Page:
Software supply chain attacks are a growing concern, as evidenced by numerous cyber compromises reported over the past year. Supply chain risks for software, virtual platforms and services, and data in energy sector systems including have grown in recent years as increasingly sophisticated cyber adversaries have targeted exploiting vulnerabilities in these digital assets. Supply chain risks for digital components will continue to evolve and likely increase as these systems are increasingly interconnected, digitized, and remotely operated.
On February 24, 2022, U.S. Department of Energy Secretary Jennifer Granholm submitted America’s Strategy to Secure the Supply Chain for a Robust Clean Energy Transition to President Biden in response to Executive Order 14017, America’s Supply Chains, issued one year ago. Not only did Secretary Granholm provide an overall strategy, but in support of the policy actions and recommendations therein, the Department of Energy submitted fourteen deep dive supply chain assessments of critical components and technologies. The Office of Cybersecurity, Energy Security, and Emergency Response (CESER) produced one of these reports, covering cybersecurity threats, vulnerabilities, and risks to supply chains for digital components in energy sector systems.
Executive Order 14017 sets out a policy foundation for “resilient, diverse, and secure supply chains” to ensure U.S. economic prosperity and national security, with a particular emphasis on maintaining America’s competitive edge in research and development. E.O. 14017 notes that cyber attacks, geopolitical and economic competition, and other conditions can reduce the integrity of critical goods, products, and services. This emphasis on integrity applies to digital components including software, virtual platforms, data and data-related commercial services.
CESER’s report identified key cyber supply chain vulnerabilities including reliance on untrusted foreign suppliers and software developers; reliance on opaque and highly dynamic global supply chains for digital goods and services; high and often unrecognized reliance on certain ubiquitous key digital components in energy sector systems that have the potential for cascading effects if concurrently compromised; and fragmentation and inconsistent oversight of interdependent of cyber supply chains. The report also identified key cyber threats including national security threats from adversary nations with sophisticated intelligence collection and cyber capabilities and threats from criminal actors employing ransomware attacks via digital supply chains.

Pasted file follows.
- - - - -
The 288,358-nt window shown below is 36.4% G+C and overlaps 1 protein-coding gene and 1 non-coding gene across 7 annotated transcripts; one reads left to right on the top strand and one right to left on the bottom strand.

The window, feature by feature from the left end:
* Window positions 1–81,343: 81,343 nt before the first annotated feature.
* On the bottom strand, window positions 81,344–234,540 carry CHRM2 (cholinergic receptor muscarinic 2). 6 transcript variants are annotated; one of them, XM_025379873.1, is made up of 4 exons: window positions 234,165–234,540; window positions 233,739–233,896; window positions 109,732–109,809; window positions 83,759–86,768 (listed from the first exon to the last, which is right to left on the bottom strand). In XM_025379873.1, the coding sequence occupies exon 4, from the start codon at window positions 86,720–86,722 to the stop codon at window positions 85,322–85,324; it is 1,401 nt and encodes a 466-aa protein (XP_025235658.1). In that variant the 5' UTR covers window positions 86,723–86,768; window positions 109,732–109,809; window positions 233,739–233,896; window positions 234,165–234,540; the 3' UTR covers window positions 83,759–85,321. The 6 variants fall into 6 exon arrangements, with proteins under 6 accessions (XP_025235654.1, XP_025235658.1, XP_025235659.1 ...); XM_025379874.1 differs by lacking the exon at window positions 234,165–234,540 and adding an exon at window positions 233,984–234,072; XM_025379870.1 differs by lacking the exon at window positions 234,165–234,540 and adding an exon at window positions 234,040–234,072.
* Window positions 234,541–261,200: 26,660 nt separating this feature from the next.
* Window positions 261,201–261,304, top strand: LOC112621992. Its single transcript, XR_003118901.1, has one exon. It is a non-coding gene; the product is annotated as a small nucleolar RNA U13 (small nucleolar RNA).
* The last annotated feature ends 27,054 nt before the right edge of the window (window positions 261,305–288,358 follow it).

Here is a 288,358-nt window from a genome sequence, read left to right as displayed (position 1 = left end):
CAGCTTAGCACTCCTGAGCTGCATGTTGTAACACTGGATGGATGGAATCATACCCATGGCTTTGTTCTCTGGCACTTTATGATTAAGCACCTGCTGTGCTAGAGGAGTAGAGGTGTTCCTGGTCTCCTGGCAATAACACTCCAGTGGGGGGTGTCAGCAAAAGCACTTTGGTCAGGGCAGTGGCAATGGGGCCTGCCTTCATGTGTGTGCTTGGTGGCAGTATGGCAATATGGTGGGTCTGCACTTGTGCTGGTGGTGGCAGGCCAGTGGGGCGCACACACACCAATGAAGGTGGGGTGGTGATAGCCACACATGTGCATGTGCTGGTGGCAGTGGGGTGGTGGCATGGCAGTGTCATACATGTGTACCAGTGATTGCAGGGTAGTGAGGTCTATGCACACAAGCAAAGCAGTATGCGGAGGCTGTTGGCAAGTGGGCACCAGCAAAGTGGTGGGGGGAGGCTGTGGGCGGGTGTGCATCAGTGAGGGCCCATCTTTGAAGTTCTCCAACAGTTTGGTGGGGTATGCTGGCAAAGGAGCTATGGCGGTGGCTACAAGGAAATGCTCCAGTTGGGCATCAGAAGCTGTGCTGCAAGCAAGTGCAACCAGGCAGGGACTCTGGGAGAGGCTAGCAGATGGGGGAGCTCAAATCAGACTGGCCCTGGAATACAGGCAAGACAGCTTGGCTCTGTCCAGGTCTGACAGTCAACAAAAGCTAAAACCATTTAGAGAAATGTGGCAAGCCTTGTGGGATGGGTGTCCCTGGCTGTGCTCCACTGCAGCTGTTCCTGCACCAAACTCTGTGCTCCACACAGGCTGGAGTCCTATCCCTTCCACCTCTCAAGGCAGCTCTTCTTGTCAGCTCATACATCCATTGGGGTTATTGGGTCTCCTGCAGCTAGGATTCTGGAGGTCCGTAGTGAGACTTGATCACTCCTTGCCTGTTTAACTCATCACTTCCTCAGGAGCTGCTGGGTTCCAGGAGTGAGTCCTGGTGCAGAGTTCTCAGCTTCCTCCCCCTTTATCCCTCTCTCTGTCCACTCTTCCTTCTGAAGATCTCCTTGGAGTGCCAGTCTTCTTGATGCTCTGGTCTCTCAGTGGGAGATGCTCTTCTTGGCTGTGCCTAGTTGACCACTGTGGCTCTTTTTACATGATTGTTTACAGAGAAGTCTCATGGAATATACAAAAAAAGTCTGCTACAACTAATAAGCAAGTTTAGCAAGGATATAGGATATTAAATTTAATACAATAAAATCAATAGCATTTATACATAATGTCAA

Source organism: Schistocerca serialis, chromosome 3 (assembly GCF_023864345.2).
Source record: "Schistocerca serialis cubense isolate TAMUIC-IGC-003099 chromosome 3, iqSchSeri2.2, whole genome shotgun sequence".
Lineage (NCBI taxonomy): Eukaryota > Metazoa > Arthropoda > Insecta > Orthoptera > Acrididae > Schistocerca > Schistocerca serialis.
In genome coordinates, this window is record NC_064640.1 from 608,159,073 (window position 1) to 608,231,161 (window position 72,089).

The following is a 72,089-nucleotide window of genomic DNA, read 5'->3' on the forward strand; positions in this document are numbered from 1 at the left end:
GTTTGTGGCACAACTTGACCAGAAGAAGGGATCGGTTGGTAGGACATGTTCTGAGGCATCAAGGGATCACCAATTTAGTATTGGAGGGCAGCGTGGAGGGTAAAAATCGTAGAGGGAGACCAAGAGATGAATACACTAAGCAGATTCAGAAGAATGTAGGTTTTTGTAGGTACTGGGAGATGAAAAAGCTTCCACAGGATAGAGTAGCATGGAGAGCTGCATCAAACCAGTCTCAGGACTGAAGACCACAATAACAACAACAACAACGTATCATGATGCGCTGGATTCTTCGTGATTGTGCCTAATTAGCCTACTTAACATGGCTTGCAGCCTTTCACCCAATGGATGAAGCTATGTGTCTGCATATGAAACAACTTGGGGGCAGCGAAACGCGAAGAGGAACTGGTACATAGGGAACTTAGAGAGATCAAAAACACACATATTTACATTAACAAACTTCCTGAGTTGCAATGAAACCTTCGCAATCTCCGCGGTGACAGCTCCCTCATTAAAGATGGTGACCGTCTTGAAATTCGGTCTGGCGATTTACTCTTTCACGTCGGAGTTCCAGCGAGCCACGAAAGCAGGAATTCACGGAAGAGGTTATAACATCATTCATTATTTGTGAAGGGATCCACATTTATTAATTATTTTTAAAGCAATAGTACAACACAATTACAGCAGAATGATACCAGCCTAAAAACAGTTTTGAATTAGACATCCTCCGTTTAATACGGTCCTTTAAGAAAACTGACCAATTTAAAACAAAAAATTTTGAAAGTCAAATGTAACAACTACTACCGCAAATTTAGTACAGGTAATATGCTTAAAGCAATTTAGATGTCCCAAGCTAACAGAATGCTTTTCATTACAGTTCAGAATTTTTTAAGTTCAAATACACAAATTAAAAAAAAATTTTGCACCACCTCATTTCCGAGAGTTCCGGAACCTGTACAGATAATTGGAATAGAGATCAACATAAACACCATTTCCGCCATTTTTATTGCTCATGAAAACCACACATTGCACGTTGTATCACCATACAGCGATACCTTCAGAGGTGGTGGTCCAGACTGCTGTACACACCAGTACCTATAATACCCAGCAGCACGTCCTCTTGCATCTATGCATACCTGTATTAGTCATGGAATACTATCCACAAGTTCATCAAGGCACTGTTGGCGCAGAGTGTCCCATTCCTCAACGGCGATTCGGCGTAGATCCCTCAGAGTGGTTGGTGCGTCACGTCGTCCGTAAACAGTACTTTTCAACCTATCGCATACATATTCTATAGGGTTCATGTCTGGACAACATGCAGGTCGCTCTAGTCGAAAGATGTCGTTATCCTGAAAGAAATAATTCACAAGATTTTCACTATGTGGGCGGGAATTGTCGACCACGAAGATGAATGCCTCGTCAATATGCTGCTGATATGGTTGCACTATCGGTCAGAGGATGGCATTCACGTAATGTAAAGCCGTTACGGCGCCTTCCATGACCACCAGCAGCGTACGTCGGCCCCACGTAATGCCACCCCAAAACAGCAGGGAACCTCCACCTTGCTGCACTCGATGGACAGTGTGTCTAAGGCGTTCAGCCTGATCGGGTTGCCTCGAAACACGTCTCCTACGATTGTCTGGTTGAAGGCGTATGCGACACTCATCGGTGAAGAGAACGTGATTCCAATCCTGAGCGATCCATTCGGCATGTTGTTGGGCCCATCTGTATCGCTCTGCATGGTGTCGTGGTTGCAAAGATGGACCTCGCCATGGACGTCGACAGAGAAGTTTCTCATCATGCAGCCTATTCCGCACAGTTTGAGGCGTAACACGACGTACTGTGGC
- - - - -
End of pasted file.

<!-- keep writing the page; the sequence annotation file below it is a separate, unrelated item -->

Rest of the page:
To address these interdependent risks, DOE is organizing comprehensively and taking action. Key actions will include a more inclusive definition of the Energy Sector Industrial Base; developing interagency data sources and analytics to support comprehensive supply chain assessments; partnering to develop a secure digital component supply chain strategy for the Energy Sector Industrial Base; and addressing fragmented and inconsistent oversight of supply chain risks for digital components in critical energy systems.
CESER’s report highlights cyber supply chain efforts underway at DOE and the National Labs, including the new Energy Cyber Sense Program (under the Bipartisan Infrastructure Law); the Cyber Testing for Resilient Industrial Control Systems program; and the Clean Energy Cybersecurity Accelerator program. CESER’s report also identifies strategic opportunities energy sector stakeholders can take to ensure that the supply chains for these digital assets are developed with cybersecurity in mind, including applying principles of Cyber-Informed Engineering.
Visit the detailed policy report to learn more about recommendations that address supply chain threats, vulnerabilities, and risks.
 Section 40122 of the 2021 Infrastructure Investment and Jobs Act (Pub. L. 117-58)